Press Releases Archive for October, 2007

A Catered Affair in San Diego

October 17, 2007 The horror, of course, is that the sheer energy of crap like Legally Blonde and a single thematic song – in that case “Oh My God” – can drive a show to a lot of audience for a long time. And something much more ambitious and thoughtful, like A Catered Affair, will…

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Young Frankenstein In Seattle – Detailed, Spoiler Notes

August 29, 2007 This is the follow-up to Monday’s spoiler-free review column on Young Frankenstein, now out-of-towning in Seattle. Don’t read a word if you want to maintain a show surprise, though most of it is set by the movie we all know so well. ACT ONE Scene 1: A Village In Transylvania, 1934 “Frankenstein…

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Young Frankenstein In Seattle – Spoiler Free

August 27, 2007 The thrill and the horror of Young Frankenstein is that it, unlike The Producers, has the feel of the giant machine shows that have been hitting Broadway in recent years. For instance, the current Grease revival – generated not by the need for a revival, but as a guaranteed pre-sale based on…

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Not So Under The Sea

Sept 5, 2007 There is no drama like theater people throwing gossip around about the latest show they hope goes down the drain. When shows fail, the gossip is “I told you so.” When the gossiped about shows hit, they suddenly forget that there was any fuss at all. The latest show to get bashed…

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Hairspray: The Musical Movie

July 13, 2007 I first saw it in a slightly premature screening – New Line was thrilled with what was delivered – and the show was so charming and sweet that it was pretty irresistible. Still, there were flaws that stuck out, the most frustrating being that Adam Shankman is a better choreographer than a…

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The Unexpected Pleasure Of Xanadu

June 29, 2007 I saw the biggest new hit to land Off-Broadway in years. Unfortunately for the show, it’s opening on Broadway next Tuesday. Xanadu, which I bought tickets for after a half-price opportunity showed up in the e-mail and have been apologizing for since whenever answering “what are you seeing in New York?,” turns…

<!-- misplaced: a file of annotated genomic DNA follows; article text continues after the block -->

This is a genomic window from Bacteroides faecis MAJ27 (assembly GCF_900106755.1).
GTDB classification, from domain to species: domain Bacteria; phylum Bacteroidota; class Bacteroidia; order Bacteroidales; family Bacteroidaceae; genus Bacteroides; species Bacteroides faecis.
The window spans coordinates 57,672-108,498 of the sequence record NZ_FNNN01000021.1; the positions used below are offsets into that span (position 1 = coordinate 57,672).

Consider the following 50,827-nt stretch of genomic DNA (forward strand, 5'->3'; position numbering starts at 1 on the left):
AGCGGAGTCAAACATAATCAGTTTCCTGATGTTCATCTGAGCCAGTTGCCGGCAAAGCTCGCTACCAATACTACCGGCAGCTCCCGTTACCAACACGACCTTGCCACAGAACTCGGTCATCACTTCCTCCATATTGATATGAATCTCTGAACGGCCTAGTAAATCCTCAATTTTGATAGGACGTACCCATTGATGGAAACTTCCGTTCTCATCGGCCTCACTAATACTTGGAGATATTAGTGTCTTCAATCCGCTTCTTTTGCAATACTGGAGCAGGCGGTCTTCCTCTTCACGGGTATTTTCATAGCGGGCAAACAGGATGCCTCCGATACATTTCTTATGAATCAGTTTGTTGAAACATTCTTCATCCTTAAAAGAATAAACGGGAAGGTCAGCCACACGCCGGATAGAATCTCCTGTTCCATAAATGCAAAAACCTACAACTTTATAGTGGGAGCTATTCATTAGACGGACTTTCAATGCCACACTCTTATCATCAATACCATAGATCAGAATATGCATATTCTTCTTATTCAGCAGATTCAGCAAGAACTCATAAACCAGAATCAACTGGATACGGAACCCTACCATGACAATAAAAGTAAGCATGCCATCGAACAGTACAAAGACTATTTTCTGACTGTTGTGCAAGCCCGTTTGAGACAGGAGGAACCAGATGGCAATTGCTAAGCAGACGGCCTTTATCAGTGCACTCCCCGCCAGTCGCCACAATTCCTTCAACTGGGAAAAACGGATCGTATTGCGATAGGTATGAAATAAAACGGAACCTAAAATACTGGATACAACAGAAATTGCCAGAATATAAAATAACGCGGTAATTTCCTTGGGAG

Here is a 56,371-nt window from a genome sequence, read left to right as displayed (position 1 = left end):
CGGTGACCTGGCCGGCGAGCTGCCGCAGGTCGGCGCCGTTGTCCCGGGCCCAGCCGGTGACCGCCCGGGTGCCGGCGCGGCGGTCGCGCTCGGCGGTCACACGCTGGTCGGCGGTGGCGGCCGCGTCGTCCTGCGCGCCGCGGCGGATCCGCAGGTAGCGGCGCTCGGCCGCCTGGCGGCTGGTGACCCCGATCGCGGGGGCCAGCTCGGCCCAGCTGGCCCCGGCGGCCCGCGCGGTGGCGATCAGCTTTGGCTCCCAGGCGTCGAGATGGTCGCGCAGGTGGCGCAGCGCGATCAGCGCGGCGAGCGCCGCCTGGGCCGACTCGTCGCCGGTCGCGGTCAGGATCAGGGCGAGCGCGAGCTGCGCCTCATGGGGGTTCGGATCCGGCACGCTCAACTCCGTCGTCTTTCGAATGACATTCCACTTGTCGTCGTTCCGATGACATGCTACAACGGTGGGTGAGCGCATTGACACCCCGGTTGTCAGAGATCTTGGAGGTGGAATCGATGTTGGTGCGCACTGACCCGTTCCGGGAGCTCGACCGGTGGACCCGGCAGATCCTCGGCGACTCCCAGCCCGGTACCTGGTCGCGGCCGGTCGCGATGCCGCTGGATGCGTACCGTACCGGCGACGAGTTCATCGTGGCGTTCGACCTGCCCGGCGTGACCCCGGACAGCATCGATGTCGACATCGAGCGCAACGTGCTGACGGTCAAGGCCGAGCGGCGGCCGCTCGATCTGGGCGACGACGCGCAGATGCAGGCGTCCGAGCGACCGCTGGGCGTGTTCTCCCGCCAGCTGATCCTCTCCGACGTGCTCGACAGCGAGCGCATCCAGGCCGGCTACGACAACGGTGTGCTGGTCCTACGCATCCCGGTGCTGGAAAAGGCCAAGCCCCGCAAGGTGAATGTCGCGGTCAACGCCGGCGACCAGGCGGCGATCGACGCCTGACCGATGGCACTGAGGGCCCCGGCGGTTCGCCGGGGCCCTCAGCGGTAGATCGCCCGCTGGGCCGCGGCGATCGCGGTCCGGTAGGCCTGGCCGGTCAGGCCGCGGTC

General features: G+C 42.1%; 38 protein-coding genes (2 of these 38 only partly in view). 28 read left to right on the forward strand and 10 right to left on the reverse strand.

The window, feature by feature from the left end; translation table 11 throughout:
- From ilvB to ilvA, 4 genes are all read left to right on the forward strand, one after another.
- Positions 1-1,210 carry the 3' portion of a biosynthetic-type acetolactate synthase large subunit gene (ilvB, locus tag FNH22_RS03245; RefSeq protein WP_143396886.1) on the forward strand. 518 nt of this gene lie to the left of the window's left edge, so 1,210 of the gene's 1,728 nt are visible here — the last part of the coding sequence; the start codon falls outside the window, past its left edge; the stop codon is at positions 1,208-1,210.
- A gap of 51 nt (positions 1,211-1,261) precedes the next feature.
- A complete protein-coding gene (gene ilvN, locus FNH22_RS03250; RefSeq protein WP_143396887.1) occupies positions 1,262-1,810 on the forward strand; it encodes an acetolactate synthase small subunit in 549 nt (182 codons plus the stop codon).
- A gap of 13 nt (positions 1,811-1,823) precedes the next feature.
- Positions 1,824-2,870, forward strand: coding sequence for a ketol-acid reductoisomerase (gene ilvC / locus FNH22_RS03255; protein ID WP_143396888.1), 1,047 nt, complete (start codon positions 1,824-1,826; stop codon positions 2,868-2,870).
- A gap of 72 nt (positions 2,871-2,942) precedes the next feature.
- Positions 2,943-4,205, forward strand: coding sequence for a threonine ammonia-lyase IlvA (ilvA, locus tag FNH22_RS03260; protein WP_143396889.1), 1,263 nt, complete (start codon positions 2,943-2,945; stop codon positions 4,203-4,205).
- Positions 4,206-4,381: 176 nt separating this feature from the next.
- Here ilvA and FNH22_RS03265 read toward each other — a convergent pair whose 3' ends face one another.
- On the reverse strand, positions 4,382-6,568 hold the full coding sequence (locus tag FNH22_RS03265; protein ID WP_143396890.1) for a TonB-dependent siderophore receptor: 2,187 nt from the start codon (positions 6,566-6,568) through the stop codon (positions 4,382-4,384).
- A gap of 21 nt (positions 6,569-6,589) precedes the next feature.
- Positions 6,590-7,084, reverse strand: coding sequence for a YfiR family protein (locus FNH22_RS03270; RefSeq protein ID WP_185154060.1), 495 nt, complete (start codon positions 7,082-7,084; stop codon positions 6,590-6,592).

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Press Releases

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“Well, actually, of that whole group that I call the post-60s anti-authority auteurs, a lot of them came from television. Peckinpah’s the only one whose television work represents his feature work. I mean, like the only one. Mark Rydell can direct a really good episode of ‘Gunsmoke’ and Michael Ritchie can direct a really good episode of ‘The Big Valley,’ but they don’t necessarily look like The Candidate. But Peckinpah’s stuff, even the scripts he wrote that he didn’t even direct, have a Peckinpah feel – the way I think there’s a Corbucci West – suggest a Peckinpah West. That even in his random episodes that he wrote for ‘Gunsmoke’ – it’s right there.”
~ Quentin Tarantino

“The thought is interrupted by an odd interlude. We are speaking in the side room of Casita, a swish and fairly busy Italian bistro in Aoyama – a district of Tokyo usually so replete with celebrities that they spark minimal fuss. Kojima’s fame, however, exceeds normal limits and adoring staff have worked out who their guest is. He stops mid-sentence and points up towards the speakers, delighted. The soft jazz that had been playing discreetly across the restaurant’s dark, hardwood interior has suddenly been replaced with the theme music from some of Kojima’s hit games. Harry Gregson-Williams’ music is sublime in its context but ‘Metal Gear Solid 4: Guns of the Patriots’ is not, Kojima acknowledges, terribly restauranty. He pauses, adjusting a pair of large, blue-framed glasses of his own design, and returns to the way in which games have not only influenced films, but have also changed the way in which people watch them. “There are stories being told [in cinema] that my generation may find surprising but which the gamer generation doesn’t find weird at all,” he says.
~ Hideo Kojima